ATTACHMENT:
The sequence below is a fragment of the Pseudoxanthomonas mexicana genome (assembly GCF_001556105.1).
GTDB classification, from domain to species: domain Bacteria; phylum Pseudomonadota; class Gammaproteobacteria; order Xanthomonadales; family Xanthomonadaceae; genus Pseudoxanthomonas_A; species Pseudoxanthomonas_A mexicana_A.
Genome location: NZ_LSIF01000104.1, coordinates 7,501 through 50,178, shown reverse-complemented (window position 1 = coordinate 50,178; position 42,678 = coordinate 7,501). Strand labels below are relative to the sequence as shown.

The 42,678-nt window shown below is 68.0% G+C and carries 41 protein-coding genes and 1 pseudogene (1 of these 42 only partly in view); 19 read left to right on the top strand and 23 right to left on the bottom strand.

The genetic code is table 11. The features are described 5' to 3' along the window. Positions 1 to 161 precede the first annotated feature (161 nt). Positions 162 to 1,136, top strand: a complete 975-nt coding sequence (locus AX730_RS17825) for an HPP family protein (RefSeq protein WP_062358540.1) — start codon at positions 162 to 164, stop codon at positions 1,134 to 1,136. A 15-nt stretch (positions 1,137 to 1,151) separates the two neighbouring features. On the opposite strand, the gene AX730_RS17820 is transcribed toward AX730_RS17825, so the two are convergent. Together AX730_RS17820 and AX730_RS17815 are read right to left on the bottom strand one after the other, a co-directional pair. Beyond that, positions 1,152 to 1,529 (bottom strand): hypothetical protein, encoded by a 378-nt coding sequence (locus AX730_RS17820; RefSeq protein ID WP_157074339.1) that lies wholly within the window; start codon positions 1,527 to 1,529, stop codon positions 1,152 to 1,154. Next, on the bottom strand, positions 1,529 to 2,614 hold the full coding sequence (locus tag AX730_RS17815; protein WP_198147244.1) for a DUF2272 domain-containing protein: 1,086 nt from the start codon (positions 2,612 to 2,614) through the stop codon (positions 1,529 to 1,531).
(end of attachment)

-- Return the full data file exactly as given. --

The sequence below is a fragment of the Pseudoxanthomonas mexicana genome (assembly GCF_001556105.1).
GTDB classification, from domain to species: domain Bacteria; phylum Pseudomonadota; class Gammaproteobacteria; order Xanthomonadales; family Xanthomonadaceae; genus Pseudoxanthomonas_A; species Pseudoxanthomonas_A mexicana_A.
Genome location: NZ_LSIF01000104.1, coordinates 7,501 through 50,178, shown reverse-complemented (window position 1 = coordinate 50,178; position 42,678 = coordinate 7,501). Strand labels below are relative to the sequence as shown.

The 42,678-nt window shown below is 68.0% G+C and carries 41 protein-coding genes and 1 pseudogene (1 of these 42 only partly in view); 19 read left to right on the top strand and 23 right to left on the bottom strand.

The genetic code is table 11. The features are described 5' to 3' along the window. Positions 1 to 161 precede the first annotated feature (161 nt). Positions 162 to 1,136, top strand: a complete 975-nt coding sequence (locus AX730_RS17825) for an HPP family protein (RefSeq protein WP_062358540.1) — start codon at positions 162 to 164, stop codon at positions 1,134 to 1,136. A 15-nt stretch (positions 1,137 to 1,151) separates the two neighbouring features. On the opposite strand, the gene AX730_RS17820 is transcribed toward AX730_RS17825, so the two are convergent. Together AX730_RS17820 and AX730_RS17815 are read right to left on the bottom strand one after the other, a co-directional pair. Beyond that, positions 1,152 to 1,529 (bottom strand): hypothetical protein, encoded by a 378-nt coding sequence (locus AX730_RS17820; RefSeq protein ID WP_157074339.1) that lies wholly within the window; start codon positions 1,527 to 1,529, stop codon positions 1,152 to 1,154. Next, on the bottom strand, positions 1,529 to 2,614 hold the full coding sequence (locus tag AX730_RS17815; protein WP_198147244.1) for a DUF2272 domain-containing protein: 1,086 nt from the start codon (positions 2,612 to 2,614) through the stop codon (positions 1,529 to 1,531).